May 15, 2020 - Economy

Pro Rata for Kids

Today is the two-month anniversary of Pro Rata for Kids, which we launched as a daily newsletter feature to help give work-from-home parents some time to... well, work.

Several readers asked for a collection of the project suggestions, so we've put together 25 of them here.

  1. Make a "coronavirus" out of stuff you can find around the house.
  2. Create a Henri Matisse-inspired collage. You'll need some paper (colored construction or white with markers) and then ask watch this 5-minute YouTube video.
  3. Make your school classroom. This could be out of blocks or Legos or paper or whatever. The walls, the tables, the kids, the teacher, the pet hamster (hey, who's feeding it?), etc.
  4. Create a brand-new superhero. On a single sheet of paper, please draw and name your superhero, and list three superpowers (the more unusual the better).
  5. Make a pizza. It can be a real pizza, a bagel pizza, a drawn pizza, a Lego pizza, or something else. BUT: It needs to include at least one unusual (and edible) ingredient. Bonus points if it's real and it becomes lunch or dinner.
  6. Write and decorate a thank you sign (like a card, but single sheet that can be easily photographed). It could be to someone you know, like a parent or sibling or neighbor, or to someone you maybe don't, like doctors, nurses, or the Amazon delivery person.
  7. Build a fort. I know, some of you might already do this regularly. If so, step up your game. Add flags, or something besides just couch cushions, etc. The. Best. Fort. Ever.
  8. Use all of your Legos. You heard me, all of them. They can be from kits or from boxes of loose ones. They can be turned into something recognizable, or just a massive boulder of rigid plastic delight.
  9. Make a food house. All you’ll need is some toothpicks, and then small, soft foods like grapes, berries, cherry tomatoes, or marshmallows. Bonus points for unusual foods. For examples, just click here.
  10. Draw a picture of what your parents do for a living and write a one-line explanation.
  11. Make a "monster" out of a tissue box (or other sort of box, with an oval cut into it). Just do a Google image search for "tissue box monster" to see what I'm talking about.
  12. Create a brand new snack, by combining two or more other foods. This could be a new breakfast cereal, some fruits that don't normally go together, unusual cracker mini-sandwiches, etc.
  13. Write a haiku about what it's like to be spending all your time at home. Reminder, the syllable count goes 5-7-5.
  14. Do the Getty Museum Challenge. The idea is to pick a famous work of art and then "recreate it" as best you can (not with paint, but via photograph). Amazing examples here. To make it easier, you can use any picture or drawing from a favorite book. It's the effort that counts.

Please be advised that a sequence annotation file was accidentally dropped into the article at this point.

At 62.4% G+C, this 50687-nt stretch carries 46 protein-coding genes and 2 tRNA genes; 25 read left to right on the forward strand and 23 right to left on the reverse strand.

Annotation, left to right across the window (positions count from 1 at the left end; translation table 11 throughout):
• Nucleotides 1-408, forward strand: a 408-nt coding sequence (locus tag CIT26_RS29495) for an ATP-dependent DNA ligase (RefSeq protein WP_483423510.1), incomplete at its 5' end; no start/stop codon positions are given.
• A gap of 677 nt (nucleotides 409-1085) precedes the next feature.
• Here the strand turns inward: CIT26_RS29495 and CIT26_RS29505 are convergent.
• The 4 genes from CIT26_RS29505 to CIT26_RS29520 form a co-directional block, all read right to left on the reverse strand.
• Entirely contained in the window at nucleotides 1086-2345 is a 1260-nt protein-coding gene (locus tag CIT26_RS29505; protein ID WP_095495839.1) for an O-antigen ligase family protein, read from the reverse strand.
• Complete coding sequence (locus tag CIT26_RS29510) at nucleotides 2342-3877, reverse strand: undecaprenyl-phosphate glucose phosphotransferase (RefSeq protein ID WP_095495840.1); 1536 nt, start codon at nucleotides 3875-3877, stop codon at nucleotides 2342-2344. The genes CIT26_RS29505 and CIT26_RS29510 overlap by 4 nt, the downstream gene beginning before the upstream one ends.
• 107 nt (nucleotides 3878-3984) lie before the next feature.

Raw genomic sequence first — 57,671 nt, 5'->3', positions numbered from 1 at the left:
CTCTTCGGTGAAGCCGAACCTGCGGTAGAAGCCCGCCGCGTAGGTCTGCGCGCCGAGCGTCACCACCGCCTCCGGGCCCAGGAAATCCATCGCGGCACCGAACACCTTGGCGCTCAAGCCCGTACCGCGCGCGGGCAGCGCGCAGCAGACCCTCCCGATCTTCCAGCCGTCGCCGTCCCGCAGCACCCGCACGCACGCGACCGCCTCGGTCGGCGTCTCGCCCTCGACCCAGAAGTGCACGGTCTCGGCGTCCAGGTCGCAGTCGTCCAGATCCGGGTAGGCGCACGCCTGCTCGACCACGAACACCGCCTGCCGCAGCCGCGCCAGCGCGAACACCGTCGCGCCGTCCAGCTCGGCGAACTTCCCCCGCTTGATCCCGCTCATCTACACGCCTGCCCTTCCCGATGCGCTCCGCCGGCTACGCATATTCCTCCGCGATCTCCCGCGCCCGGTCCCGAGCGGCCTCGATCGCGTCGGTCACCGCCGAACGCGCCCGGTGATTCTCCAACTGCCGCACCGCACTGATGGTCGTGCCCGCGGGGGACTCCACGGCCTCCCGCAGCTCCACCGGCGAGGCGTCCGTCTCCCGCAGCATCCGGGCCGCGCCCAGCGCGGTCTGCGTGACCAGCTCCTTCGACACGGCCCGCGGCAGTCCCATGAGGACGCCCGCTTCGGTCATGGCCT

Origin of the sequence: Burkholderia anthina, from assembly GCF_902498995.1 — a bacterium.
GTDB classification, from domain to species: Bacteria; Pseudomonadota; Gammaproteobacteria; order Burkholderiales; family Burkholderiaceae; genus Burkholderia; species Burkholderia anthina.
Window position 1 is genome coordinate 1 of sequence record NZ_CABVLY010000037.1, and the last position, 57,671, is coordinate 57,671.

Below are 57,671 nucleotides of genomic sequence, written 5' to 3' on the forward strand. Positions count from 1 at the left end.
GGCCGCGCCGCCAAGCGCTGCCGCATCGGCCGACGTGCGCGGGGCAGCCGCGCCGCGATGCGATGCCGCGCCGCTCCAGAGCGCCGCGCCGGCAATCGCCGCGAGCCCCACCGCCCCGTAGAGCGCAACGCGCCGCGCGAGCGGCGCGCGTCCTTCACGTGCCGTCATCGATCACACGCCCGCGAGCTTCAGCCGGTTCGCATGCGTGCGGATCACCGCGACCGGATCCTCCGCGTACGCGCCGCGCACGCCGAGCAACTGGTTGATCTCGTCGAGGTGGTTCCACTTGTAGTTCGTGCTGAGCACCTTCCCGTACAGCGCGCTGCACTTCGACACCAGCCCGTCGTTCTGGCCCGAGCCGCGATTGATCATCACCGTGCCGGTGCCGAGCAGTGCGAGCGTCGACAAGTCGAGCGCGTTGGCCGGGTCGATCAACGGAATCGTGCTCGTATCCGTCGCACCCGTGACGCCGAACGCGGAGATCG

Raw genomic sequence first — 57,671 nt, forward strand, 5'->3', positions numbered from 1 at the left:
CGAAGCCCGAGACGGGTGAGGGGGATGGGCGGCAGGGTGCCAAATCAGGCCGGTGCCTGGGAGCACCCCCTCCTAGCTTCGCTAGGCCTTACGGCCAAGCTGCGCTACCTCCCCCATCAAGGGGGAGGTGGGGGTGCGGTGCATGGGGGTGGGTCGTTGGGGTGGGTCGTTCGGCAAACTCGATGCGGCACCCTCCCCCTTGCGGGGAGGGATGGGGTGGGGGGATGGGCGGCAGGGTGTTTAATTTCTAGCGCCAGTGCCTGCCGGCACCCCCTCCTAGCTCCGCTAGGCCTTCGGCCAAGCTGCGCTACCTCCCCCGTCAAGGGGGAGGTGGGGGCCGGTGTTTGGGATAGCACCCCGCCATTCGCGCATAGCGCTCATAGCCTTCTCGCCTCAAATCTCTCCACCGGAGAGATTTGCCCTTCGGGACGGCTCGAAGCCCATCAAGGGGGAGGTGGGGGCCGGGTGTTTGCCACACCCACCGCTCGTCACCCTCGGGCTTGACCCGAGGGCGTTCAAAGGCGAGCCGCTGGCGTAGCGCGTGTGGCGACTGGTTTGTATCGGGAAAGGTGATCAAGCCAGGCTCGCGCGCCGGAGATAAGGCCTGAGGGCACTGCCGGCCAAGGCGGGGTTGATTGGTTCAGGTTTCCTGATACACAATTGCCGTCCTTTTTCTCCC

15. Make paper plate rainbow fish. For inspiration, do a Google image search. Bonus points for giving your fish an interesting name.
  16. Cook "different" pancakes. Maybe they're blue or a special shape or with something unusual in the batter. And, yes, they've got to be edible.
  17. Create a carnival midway game. It could be something traditional like bottle ring toss or knocking down a can pyramid, or something unique. Try to include a sign with the game name, plus there should be some sort of prize. Note: The game will cost your parent exactly $1.00 to play.
  18. Create a brand new type of animal. It could be a drawing or a craft. Does it have wings? Claws? Two heads? What does it eat? Where does it live? Please be sure to give it a name.
  19. Design your dream bedroom. Giant bunk-beds, slides, or whatever they'd want if space and money were no object. Draw them, craft them, Lego them, write about them, etc.
  20. Do a black box cooking challenge. Ask your parent to put 5-7 different ingredients in a box, or on a counter, and then make a single dish that you will both taste (parents: don't overthink it — items like breakfast cereals, crackers, pre-cut veggies, and cold cuts all work. And be sure to add one challenge ingredient).
  21. Make a musical instrument out of items found around the house. It could be something recognizable (guitar, horn, drums, etc.) or a brand new instrument (be sure to give it a name).
  22. Draw or "make" yourself (out of Legos, etc.). Maybe just a traditional portrait, or maybe doing one of your favorite activities.
  23. Make a robot. For older kids with circuitry skills, this could be an actual robot. For younger kids, it could be a drawing or Legos or craft supplies. Or maybe designed via an iPad. What's its name? What can it do?
  24. Decorate a facemask. You can use such tools as fabric markers/paints, permanent markers, or little glued decorations. (Note: These masks would be for in-home fun or one-time outside use, as it may be difficult to sterilize such masks after such alterations).
  25. Make a bug out of fruits and/or vegetables. Either follow an existing recipe – like this one for apple butterflies or this one for a banana caterpillars – or create their own.
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